Civil Southern Insults
© 2012 Kirby Sanders
Our civil discourse has gotten horribly un-civil. People calling one another “fascists” and “communists” and “sheeple” – using verbal bullying rather than understanding the finesse of a proper insult.
For many who were properly raised in the South or the Southwest there is ingrained certain sense of decorum – and a proper insult is not honored unless properly delivered. It is quite possible (and respected) for a gentleman or a lady to deliver an insult without being overly aggressive.
A gentleman can inflect a simple question such as “Sir?” so that it obviously means “look, you low-life son of a bitch” — but never call the guy a “low life son of a bitch”. Call him “sir”.
One can also preface a response to any insult or unsubstantiated statement by saying “Bless your heart” –- meaning “I can’t believe you are stupid enough to really believe that.”
Then there is the available remark “I beg your pardon?” Meaning “boy, you just pissed a lot of stupid in the soup bigtime”.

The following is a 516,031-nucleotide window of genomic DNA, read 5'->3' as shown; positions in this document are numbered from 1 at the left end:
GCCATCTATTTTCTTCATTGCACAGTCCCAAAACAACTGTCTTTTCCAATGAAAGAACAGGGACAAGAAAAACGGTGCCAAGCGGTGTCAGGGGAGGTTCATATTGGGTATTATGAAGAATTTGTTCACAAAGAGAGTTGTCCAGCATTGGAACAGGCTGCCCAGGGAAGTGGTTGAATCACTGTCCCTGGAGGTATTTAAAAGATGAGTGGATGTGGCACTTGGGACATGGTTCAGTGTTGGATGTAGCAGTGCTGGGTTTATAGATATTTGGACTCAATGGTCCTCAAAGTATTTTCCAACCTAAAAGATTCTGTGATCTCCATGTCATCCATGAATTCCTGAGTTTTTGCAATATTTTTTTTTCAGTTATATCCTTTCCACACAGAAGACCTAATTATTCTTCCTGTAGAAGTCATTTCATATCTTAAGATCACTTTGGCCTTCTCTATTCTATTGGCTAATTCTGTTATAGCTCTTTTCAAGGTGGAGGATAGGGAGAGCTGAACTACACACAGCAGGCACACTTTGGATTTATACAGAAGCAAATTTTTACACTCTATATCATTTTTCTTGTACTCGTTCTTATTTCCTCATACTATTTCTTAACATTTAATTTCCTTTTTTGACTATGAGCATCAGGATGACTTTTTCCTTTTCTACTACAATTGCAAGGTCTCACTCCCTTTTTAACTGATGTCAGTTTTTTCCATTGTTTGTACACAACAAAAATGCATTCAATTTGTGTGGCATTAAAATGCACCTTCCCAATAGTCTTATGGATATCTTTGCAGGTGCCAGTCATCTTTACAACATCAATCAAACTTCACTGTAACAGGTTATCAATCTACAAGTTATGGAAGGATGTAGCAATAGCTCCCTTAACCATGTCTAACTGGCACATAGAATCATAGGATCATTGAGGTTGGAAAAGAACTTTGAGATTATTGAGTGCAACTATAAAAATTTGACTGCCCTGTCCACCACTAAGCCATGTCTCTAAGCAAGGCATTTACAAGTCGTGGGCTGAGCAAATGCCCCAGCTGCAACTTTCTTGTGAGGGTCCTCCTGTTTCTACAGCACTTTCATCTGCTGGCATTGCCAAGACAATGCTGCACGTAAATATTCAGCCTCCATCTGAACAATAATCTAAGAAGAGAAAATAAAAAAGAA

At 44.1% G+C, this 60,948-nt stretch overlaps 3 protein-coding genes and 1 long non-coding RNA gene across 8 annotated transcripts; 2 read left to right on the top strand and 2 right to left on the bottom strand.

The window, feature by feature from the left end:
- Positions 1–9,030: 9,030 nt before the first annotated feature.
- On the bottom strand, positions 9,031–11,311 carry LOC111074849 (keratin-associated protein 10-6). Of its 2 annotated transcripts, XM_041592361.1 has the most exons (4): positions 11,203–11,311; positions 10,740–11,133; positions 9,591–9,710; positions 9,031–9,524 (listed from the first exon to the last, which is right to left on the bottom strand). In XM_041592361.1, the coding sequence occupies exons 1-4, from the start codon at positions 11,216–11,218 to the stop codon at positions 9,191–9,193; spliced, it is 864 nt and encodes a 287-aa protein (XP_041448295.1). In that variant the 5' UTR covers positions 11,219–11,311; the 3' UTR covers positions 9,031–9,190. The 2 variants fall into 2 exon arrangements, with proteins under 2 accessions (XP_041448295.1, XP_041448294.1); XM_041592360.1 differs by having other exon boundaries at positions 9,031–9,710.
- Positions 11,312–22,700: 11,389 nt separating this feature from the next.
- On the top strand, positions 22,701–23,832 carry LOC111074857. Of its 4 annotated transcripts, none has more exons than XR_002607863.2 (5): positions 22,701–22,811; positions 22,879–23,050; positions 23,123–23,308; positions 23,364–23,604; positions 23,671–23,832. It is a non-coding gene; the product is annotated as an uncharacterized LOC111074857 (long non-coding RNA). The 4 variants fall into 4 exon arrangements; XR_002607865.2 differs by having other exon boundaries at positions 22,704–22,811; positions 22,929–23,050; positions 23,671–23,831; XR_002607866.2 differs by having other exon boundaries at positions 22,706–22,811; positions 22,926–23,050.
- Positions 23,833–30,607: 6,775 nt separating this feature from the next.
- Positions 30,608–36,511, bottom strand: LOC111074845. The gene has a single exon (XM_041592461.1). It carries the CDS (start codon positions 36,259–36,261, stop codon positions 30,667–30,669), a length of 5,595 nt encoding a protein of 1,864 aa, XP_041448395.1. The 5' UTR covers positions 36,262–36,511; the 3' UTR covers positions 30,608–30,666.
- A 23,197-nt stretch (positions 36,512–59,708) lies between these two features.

And of course “there’s a crow on your plate” — meaning “get ready to eat some facts, asshole”.
“I beg to differ” – see again “there’s a crow on your plate.”
Among the more aggressive suggestions might be that one’s counterpart in a given discussion is “thinking with the wrong head” – meaning their macho is outstripping their wisdom or perception of a given issue.
And a comment that “that boy ain’t right” – meaning “that is craziest psycho bullshit I have heard in a long time”.
In a pinch, one can explain that “I think I hear the dinner bell” – meaning “this discussion is terminated.” More aggressively but still politely, one may also say “Thank you for the conversation. You are excused from the table”. Notched up, one may also say “You are dismissed, sir. Good day to you.”
As a gentle reminder, one might hear a statement to the effect of “that dog don’t hunt” (irrelevant argument) or “what’s your horse in this race” (what is your agenda in this conversation).
The next time you are in the midst of an internet diatribe or a heated conversation – if you hear a calm and steady voice lightly scented with magnolia or mesquite stating gently “Pardon me – am I speaking too softly?”; know well, please, that a certain limit has been reached and someone at the table is about to be served with a royal flush in spades if the tenor of the discussion does not tone down to a more acceptable decibel level. And if the tone of the conversation does not ramp down at that point? Well, “Katie bar the door! There’s going to be the devil to pay”.
Thank you for your kind attention.